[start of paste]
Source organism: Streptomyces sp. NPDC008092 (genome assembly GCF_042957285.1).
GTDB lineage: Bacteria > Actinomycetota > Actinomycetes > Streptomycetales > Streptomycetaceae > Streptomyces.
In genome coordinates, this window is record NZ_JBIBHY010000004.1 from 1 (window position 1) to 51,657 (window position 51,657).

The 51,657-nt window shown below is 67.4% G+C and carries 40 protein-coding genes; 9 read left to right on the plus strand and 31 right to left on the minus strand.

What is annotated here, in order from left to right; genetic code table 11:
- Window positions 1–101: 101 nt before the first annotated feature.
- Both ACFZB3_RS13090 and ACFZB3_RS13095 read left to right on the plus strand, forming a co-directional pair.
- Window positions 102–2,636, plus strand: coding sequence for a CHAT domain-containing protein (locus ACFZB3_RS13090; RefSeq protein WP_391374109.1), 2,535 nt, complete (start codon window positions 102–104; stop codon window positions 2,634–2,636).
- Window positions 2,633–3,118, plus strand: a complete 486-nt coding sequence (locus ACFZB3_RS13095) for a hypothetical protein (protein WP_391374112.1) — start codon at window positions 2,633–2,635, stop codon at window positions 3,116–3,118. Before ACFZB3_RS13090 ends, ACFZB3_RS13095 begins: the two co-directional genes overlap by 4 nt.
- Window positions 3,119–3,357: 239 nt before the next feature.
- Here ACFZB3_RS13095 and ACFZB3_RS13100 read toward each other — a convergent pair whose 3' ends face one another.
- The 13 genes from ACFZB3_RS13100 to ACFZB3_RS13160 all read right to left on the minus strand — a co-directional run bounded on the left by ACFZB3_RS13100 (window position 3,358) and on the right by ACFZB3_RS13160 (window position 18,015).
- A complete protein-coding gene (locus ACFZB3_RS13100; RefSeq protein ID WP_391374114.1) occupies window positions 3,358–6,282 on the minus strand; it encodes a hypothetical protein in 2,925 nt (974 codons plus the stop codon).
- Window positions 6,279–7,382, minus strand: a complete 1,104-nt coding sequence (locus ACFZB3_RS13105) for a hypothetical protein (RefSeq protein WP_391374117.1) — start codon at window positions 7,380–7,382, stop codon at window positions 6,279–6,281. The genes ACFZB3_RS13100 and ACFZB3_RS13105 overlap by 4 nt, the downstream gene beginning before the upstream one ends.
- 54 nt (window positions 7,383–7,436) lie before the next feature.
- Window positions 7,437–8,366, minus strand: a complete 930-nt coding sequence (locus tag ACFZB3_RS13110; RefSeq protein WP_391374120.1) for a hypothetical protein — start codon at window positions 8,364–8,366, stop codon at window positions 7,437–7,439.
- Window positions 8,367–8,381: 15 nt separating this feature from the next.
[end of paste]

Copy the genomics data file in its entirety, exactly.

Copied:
Source organism: Streptomyces sp. NPDC008092 (genome assembly GCF_042957285.1).
GTDB lineage: Bacteria > Actinomycetota > Actinomycetes > Streptomycetales > Streptomycetaceae > Streptomyces.
In genome coordinates, this window is record NZ_JBIBHY010000004.1 from 1 (window position 1) to 51,657 (window position 51,657).

The 51,657-nt window shown below is 67.4% G+C and carries 40 protein-coding genes; 9 read left to right on the plus strand and 31 right to left on the minus strand.

What is annotated here, in order from left to right; genetic code table 11:
- Window positions 1–101: 101 nt before the first annotated feature.
- Both ACFZB3_RS13090 and ACFZB3_RS13095 read left to right on the plus strand, forming a co-directional pair.
- Window positions 102–2,636, plus strand: coding sequence for a CHAT domain-containing protein (locus ACFZB3_RS13090; RefSeq protein WP_391374109.1), 2,535 nt, complete (start codon window positions 102–104; stop codon window positions 2,634–2,636).
- Window positions 2,633–3,118, plus strand: a complete 486-nt coding sequence (locus ACFZB3_RS13095) for a hypothetical protein (protein WP_391374112.1) — start codon at window positions 2,633–2,635, stop codon at window positions 3,116–3,118. Before ACFZB3_RS13090 ends, ACFZB3_RS13095 begins: the two co-directional genes overlap by 4 nt.
- Window positions 3,119–3,357: 239 nt before the next feature.
- Here ACFZB3_RS13095 and ACFZB3_RS13100 read toward each other — a convergent pair whose 3' ends face one another.
- The 13 genes from ACFZB3_RS13100 to ACFZB3_RS13160 all read right to left on the minus strand — a co-directional run bounded on the left by ACFZB3_RS13100 (window position 3,358) and on the right by ACFZB3_RS13160 (window position 18,015).
- A complete protein-coding gene (locus ACFZB3_RS13100; RefSeq protein ID WP_391374114.1) occupies window positions 3,358–6,282 on the minus strand; it encodes a hypothetical protein in 2,925 nt (974 codons plus the stop codon).
- Window positions 6,279–7,382, minus strand: a complete 1,104-nt coding sequence (locus ACFZB3_RS13105) for a hypothetical protein (RefSeq protein WP_391374117.1) — start codon at window positions 7,380–7,382, stop codon at window positions 6,279–6,281. The genes ACFZB3_RS13100 and ACFZB3_RS13105 overlap by 4 nt, the downstream gene beginning before the upstream one ends.
- 54 nt (window positions 7,383–7,436) lie before the next feature.
- Window positions 7,437–8,366, minus strand: a complete 930-nt coding sequence (locus tag ACFZB3_RS13110; RefSeq protein WP_391374120.1) for a hypothetical protein — start codon at window positions 8,364–8,366, stop codon at window positions 7,437–7,439.
- Window positions 8,367–8,381: 15 nt separating this feature from the next.